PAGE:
There are things about our existence that cannot be proven empirically. There are limits to human knowledge. We can understand our physical world and eventually we hope humankind will get to know it well enough to insure its continuity. We however cannot empirically prove how things came about. Were they created in time? Assuming the Big Bang theory is correct, how did that singularity happen? What was there before? The Rabbis have a term for it “מה למעלה מה למטה מה לפנים מה לאחור” “what is on top, bottom, before and after”. In modern parlance, we refer to this type of knowledge as Metaphysics. The questions that we try to answer are intimately tied in with the empirical sciences, as they are the questions that science leads to but cannot answer. The answers to these types of questions are subjective and are addressed by religion through what we call revelation – Nevuah. These answers are very important because they have a lot to say about how we behave, act and what we do with the scientific knowledge we have acquired. As an example, one of the most important questions is whether the world was created in time. Depending on how we answer this question, God has or does not have will. The implications are obvious. The answers to these types of questions are alluded to in the Torah which is revelation par excellence. It is our task to decipher these ideas correctly and apply the lessons to our daily life. To understand the importance of this task we have to turn to Rambam in Hilchot Talmud Torah 1:11-12.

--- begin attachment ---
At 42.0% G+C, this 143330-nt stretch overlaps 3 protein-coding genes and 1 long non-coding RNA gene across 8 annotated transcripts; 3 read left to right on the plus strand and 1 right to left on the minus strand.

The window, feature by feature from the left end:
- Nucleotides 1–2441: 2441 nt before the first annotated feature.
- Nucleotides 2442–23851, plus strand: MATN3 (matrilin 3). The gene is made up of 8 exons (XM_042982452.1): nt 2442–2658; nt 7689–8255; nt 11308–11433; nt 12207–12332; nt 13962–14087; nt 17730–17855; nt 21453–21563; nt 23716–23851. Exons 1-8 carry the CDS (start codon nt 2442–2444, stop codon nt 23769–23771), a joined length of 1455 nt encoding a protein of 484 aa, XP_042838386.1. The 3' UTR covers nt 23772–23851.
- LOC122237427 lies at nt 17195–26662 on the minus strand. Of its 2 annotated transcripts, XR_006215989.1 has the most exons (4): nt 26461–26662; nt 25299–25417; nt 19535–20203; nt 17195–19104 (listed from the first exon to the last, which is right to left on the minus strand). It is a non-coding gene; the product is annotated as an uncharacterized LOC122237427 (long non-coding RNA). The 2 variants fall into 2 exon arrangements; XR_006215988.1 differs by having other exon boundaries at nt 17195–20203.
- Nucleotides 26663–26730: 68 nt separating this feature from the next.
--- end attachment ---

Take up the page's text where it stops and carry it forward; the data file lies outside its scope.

וחייב לשלש את זמן למידתו: שליש בתורה שבכתב; ושליש בתורה שבעל פה;
ושליש יבין וישכיל אחרית דבר מראשיתו, ויוציא דבר מדבר, וידמה דבר לדבר,
וידין במידות שהתורה נדרשת בהן עד שיידע היאך הוא עיקר המידות והיאך יוציא
האסור והמותר וכיוצא בהן מדברים שלמד מפי השמועה--ועניין זה, הוא הנקרא
ביום, ובתורה תשע: אותן התשע--קורא בשלוש מהן, בתורה שבכתב; ובשלוש,
בתורה שבעל פה; ובשלוש, מתבונן בדעתו להבין דבר מדבר. ודברי קבלה, בכלל
תורה שבכתב הן; ופירושן, בכלל תורה שבעל פה; והעניינות הנקראין פרדס, בכלל
ולא יהיה צריך לא ללמוד תורה שבכתב, ולא לעסוק תמיד בתורה שבעל פה--יקרא
בעיתים מזומנים תורה שבכתב ודברי השמועה, כדי שלא ישכח דבר מדברי דיני
תורה, וייפנה כל ימיו לתלמוד בלבד, לפי רוחב ליבו ויישוב דעתו.
A person is obligated to divide the time he devotes to learning into three parts. One third [of his time should be devoted] to the written Torah; one third to the oral Torah and one third he should [dedicate to] understanding how to deduce and compare one thing and another using the hermeneutical rules. Thus, he will understand the foundation of the hermeneutics, how one can know what is permitted and prohibited and other such things deducing them from things received through aural transmission. This [last category of learning] is referred to as Talmud.
For example, if one is an artisan, he should labor three hours each day and the other nine, learn Torah. From those nine hours, three should be used for learning the written Torah, three for the oral Torah and during the other three one should meditate and deduce one thing from another. Kabbalah [received information] are included in the written Torah category. Their explanation is included in the oral Torah category. Those things that are referred to as Pardes [literally: orchard] belong to the Talmud category.
That is only at the beginning when a person starts to acquire knowledge. However, once a person acquired wisdom and no longer needs to study the written Torah nor always study the oral Torah, he should read at specified times the written Torah and the transmitted laws so that he does not forget one of the Torah precepts. He should free his days and apply himself exclusively to Talmud commensurate with the breadth of his heart and how settled his mind is.